The United States Department of Justice (U.S. DOJ) announced last week that a drug company manager has been sentenced for off-label promotion of <"https://www.yourlawyer.com/topics/overview/bextra">Bextra, a violation of the Food, Drug and Cosmetic Act. The manager marketed Bextra for uses and dosages that were not approved by the U.S. Food and Drug Administration (FDA).
In 2005, FDA and European regulators formally asked Pfizer, Inc. to suspend sales of Bextra in the U.S. and Europe. As a result, Pfizer announced it would immediately halt Bextra sales in the U.S. and European Union countries. The FDA stated that the risksâ€”a high rate of heart attacks, strokes, other cardiovascular injuries, and Stevens Johnson Syndromeâ€”posed by Bextra outweighed its benefits.
Bextra was a Cox-II inhibitor approved in by the FDA in November 2001 for the signs and symptoms of osteoarthritis and adult rheumatoid arthritis at 10 mgs and for primary dysmennorhea at 20 mgs, twice daily, as needed. In 2001, the FDA specifically denied Pfizerâ€™s request to approve Bextra for acute pain, including surgical pain, because the safety in these other uses had not been established and it was specifically concerned about the results of a study in which there was an excess of cardiovascular events in patients who underwent coronary artery bypass graft surgery and used Bextra.
Mary Holloway, 47, of Branchburg, New Jersey, has been sentenced by U.S. Magistrate Judge Judith Dein to pay a $75,000 fine and twenty-four months of probation after pleading guilty to a so-called â€œInformationâ€ charging her with distribution of a misbranded drug. According to prosecutors speaking to the Court at the plea hearing, had the case proceeded to trial, the Governmentâ€™s evidence would have proven that:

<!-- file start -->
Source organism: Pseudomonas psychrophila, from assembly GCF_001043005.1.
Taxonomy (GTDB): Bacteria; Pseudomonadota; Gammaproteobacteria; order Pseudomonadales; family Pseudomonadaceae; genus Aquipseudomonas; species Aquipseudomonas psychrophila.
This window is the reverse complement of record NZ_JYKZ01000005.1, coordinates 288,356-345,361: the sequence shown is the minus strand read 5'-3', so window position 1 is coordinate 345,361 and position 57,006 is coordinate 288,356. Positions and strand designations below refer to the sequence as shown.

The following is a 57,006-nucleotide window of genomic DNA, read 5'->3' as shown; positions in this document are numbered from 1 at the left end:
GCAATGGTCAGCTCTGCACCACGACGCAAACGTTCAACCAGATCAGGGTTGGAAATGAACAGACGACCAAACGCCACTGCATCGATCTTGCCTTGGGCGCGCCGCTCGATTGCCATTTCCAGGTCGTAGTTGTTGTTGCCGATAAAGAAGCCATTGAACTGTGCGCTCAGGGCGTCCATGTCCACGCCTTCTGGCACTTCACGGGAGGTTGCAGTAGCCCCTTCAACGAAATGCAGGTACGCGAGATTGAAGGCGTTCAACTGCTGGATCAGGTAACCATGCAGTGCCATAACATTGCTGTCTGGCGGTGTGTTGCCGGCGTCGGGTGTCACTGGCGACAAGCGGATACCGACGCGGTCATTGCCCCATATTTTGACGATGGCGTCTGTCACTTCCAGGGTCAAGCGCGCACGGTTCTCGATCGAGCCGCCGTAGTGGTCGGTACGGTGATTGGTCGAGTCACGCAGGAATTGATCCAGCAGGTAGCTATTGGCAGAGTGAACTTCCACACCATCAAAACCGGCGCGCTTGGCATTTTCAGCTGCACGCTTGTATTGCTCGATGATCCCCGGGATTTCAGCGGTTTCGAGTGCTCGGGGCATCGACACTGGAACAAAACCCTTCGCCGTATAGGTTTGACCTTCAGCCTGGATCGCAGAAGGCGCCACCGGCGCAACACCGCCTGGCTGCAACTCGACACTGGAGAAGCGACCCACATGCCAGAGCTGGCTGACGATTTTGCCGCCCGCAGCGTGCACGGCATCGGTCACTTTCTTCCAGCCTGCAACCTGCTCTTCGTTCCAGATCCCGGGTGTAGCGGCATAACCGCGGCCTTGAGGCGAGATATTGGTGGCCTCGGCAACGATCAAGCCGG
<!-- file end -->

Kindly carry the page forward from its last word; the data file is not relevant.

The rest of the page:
From approximately November 2001, through April 2005, Holloway was employed as a Regional Manager at a pharmaceutical company and was responsible for Bextra sales in her region.
Holloway was aware of the FDAâ€™s safety concerns, but had her sales staff of approximately 100 employees sell Bextra for precisely the uses that the FDA refused to approve. The U.S. DOJ cited, as an example, that Holloway trained and encouraged her sales teams to promote Bextra by obtaining protocols from doctors that instructed that Bextra be used for the pain of surgery, an unapproved use, and at 20 mgs, an unapproved dose.
Holloway also instructed her staff to market Bextra for use before, during, and after surgery to reduce the risk of deep vein thrombosis, which is a form of life-threatening blood clots, even though she knew there were no studies showing Bextra was safe and effective for this use.
Holloway encouraged her staff to make false safety claims about Bextra in order to sell the drug.
Acting United States Attorney Michael K. Loucks said, â€œWe will continue to hold individuals responsible for their conduct in promoting pharmaceutical drugs outside of the uses for which they have been found to be safe and effective by the United States FDA. The conduct at issue here undermined the FDAâ€™s regulatory scheme and put patients at risk for the purpose of pursing profits for the individual and the pharmaceutical company,â€ quoted the U.S. DOJ.